In 2010, as part of an experiment and learning exercise, we lived on World War II rations to see how it worked and if it was possible with today’s diet.
The answer was, yes, it was possible, but good lord it was dull and hard work.
But the experience is likely to become vital. On 29 March 2019, we will leave the European Union with little or no preparation done to ensure food security. The likely results will be random shortages and hyperinflation, at least in some key commodities.
This is what civil servants in the Department for Exiting the European Union expect; many individuals there have started to build their own store cupboards of food to ensure their families don’t go hungry in the short term.
Obviously, eventually a system to allow for food distribution to begin working again will be implemented. But it’ll take at least six months and the fall of the government to happen. Even then, that system might have to include elements of rationing – if the government decides that ‘fair shares for all’ is something it wants (they’ve shown no sign of this since 2010, preferring ‘devil take the hindmost’ as their mantra).
I’ve started adding items to my weekly shopping list to put away for that particular rainy day, building a brexit store cupboard to ensure that neither of us go hungry, but trying not to panic buy or add too much to our exiting overheads.
The first problems we’ll see after brexit will be shortages/high prices for fresh goods – salads, fruit, meat. There’s nothing that can be done about that – you obviously can’t build a six-month stock of tomatoes and bananas.
But the nutrition of fresh fruit and vegetables will still be required, so tinned goods are our friend here. Tinned tomatoes make up a lot of the storage space because they are so flexible for making meals. Tinned soup, tinned vegetables and tinned fruit in juice are also there, ensuring that, if nothing else, we keep up the supply of vitamin C and fibre our bodies need.
Next up are shelf-stable carbs – pasta and rice, mainly. The average Western European eats far too many of these anyway, to the point that people try to cut them out entirely. Both extremes are foolish. Carbs are instant energy and needed in moderation by everyone. They’re also really tasty and help to bulk out a meal to create a feeling of being full at the end of a meal – useful when you’re worrying if the country will recover at all from this entirely foreseeable nightmare. Flour is there too, but mainly as a cooking ingredient because my cakes and bread are always almost inedible.
Oats and oatmeal are a great addition here, as both can be easily made into both sweet and savoury dishes and absorb the flavours around them, creating the illusion of abundance. During the rationing experiment I made a lot of meals with mince, one third actual ground beef or vegetable protein, one third finely diced mushrooms and one third oats soaked in gravy. Nobody ever realised it wasn’t plain mince beef.
If you remember your Food Pyramid from school (it’s largely almost entirely unhelpful, but it’s a good basis to start from when planning meals; the above 1946 US Department of Agriculture poster is a better option), the next tier is protein. Ours is suppled by tinned fish and meat for my husband and bags of dried textured vegetable protein (TVP) and vegan sausage and burger mix for me. The latter can be bulked out with oats; the former less so. Smaller tins are better than large ones, as wasting food by having it go off is terrible at the best of times and virtually criminal in times of shortage.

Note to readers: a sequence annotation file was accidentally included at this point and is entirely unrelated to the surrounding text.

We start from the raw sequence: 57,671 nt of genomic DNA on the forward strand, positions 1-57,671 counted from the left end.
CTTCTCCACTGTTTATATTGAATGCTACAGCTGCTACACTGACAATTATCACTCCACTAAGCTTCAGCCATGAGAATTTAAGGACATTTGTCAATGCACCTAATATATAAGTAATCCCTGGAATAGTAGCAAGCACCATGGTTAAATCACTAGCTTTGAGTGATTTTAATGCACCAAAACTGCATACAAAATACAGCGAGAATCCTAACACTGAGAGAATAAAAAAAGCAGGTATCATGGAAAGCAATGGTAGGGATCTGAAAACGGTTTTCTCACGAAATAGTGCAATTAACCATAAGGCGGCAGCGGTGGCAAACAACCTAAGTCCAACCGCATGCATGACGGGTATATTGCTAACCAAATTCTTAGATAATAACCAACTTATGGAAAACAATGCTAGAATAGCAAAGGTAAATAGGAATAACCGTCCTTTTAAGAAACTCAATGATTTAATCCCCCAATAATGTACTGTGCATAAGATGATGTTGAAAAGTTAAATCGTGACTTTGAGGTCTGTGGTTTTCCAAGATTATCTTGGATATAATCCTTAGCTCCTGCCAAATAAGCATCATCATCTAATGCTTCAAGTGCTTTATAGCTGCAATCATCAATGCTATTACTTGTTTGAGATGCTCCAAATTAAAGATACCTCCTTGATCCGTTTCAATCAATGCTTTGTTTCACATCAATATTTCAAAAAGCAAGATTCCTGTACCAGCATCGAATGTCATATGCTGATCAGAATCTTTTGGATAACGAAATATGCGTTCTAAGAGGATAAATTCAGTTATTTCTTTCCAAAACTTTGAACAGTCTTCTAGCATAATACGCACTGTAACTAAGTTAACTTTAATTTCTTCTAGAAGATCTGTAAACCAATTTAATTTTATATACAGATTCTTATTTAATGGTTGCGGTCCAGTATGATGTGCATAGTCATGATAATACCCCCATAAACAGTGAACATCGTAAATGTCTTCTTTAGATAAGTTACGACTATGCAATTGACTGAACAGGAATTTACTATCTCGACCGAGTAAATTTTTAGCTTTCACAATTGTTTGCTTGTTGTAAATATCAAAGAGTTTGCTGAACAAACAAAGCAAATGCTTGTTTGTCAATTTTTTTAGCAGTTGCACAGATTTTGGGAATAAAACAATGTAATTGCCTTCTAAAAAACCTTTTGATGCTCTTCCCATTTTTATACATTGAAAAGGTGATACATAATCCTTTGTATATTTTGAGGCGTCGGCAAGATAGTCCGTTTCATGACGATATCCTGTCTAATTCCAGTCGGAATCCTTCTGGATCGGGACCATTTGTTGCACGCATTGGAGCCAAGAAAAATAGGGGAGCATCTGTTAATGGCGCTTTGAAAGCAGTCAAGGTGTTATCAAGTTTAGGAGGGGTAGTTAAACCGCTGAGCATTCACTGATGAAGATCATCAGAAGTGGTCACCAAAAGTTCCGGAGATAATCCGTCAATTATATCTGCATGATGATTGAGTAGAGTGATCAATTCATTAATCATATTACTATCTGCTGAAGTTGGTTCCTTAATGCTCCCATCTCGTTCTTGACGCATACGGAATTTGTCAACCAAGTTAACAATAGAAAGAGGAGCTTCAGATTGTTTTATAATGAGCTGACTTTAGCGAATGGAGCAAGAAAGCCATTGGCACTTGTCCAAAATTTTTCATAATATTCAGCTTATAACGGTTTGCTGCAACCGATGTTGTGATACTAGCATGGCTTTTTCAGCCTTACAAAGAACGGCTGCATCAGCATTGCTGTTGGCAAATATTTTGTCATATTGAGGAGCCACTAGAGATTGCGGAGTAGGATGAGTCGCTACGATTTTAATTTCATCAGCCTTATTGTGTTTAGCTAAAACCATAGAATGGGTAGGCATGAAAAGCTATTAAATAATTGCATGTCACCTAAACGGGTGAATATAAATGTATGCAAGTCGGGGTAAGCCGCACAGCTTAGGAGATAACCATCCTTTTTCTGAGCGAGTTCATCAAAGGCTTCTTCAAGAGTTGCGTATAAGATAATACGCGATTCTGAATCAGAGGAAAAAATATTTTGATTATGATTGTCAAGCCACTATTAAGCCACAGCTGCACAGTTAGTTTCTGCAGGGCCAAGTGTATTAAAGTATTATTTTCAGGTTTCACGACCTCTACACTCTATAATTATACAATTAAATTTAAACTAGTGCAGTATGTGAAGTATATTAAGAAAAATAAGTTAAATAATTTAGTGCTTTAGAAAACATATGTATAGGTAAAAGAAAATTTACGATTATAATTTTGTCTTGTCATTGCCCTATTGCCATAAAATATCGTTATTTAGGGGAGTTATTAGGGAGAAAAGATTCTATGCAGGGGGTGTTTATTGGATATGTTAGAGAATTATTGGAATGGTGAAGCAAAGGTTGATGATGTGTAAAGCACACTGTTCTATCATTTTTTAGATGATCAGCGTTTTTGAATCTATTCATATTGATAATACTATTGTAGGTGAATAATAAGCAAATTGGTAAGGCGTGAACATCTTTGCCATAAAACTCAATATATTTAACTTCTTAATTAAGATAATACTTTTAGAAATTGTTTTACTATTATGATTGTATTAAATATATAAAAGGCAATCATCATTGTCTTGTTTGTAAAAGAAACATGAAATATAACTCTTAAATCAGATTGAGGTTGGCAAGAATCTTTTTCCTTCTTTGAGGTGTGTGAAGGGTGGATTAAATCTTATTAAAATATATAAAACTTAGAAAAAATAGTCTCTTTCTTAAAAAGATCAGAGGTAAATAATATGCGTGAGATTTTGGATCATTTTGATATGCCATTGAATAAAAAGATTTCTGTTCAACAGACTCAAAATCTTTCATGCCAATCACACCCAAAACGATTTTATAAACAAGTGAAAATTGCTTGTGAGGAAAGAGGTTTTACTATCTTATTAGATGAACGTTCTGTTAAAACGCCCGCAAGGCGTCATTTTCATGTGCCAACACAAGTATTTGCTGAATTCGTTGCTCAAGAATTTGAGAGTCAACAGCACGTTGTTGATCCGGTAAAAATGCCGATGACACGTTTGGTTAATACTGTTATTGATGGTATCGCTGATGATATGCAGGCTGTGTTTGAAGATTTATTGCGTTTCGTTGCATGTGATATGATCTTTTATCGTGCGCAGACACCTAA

The next tier is dairy produce. This is one thing that is likely not to go into shortage in 2019, but it is very likely to jump in price quite dramatically. Dried skimmed milk is awful, but it’ll do as a cooking ingredient. The Americans, no slouches when it comes to shelf-stable awful food, do various long-life cheese powders. By combining the dried milk with a good shake of a strong cheese powder, you’ve got an entirely passable cheese sauce, with which culinary miracles can be made.
At the top of the pyramid is butter and spread. These are not shelf-stable; there is such a thing as tinned butter, but that’s basically unfiltered ghee and is awful in almost everything. I’ve invested in lots of small bottles of oil – olive and rapeseed mainly – for cooking and for dipping and frying bread in. Small bottles because, once opened, the shelf life reduces dramatically. Buy small bottles you can open and go through rather than bulk containers that may perish before you’ve finished them.
There’s a temptation, especially if doing a brexit cupboard shop online, to buy condiments and those little flourishes – sauces, chutneys, condiments – that make food extra exciting. The actual experience of World War II suggests these are foolish buys. During the entire War, Fortnum’s and other such emporia were fully stocked with things like mint sauce and ketchup and stock cubes and all those other bits and pieces, often at very reasonable prices even at the worst of the Wolf Packs in the Atlantic. They were no use whatsoever without the main meal they do so much to enhance – you try having a cheese and pickle sandwich without the cheese, the butter or the bread, or mint sauce on a plate with no lamb or potatoes, and report back to me on how good it was.
We have 290 days, at the time of writing, to build up this cupboard. By adding items to our standard weekly shop, the cost should be ameliorated. If brexit is a success – please, I know already – then we’ll end up with a cupboard full of useable if dull foodstuffs to eat over the course of 2019.
Otherwise, at least we won’t go hungry while we take back control.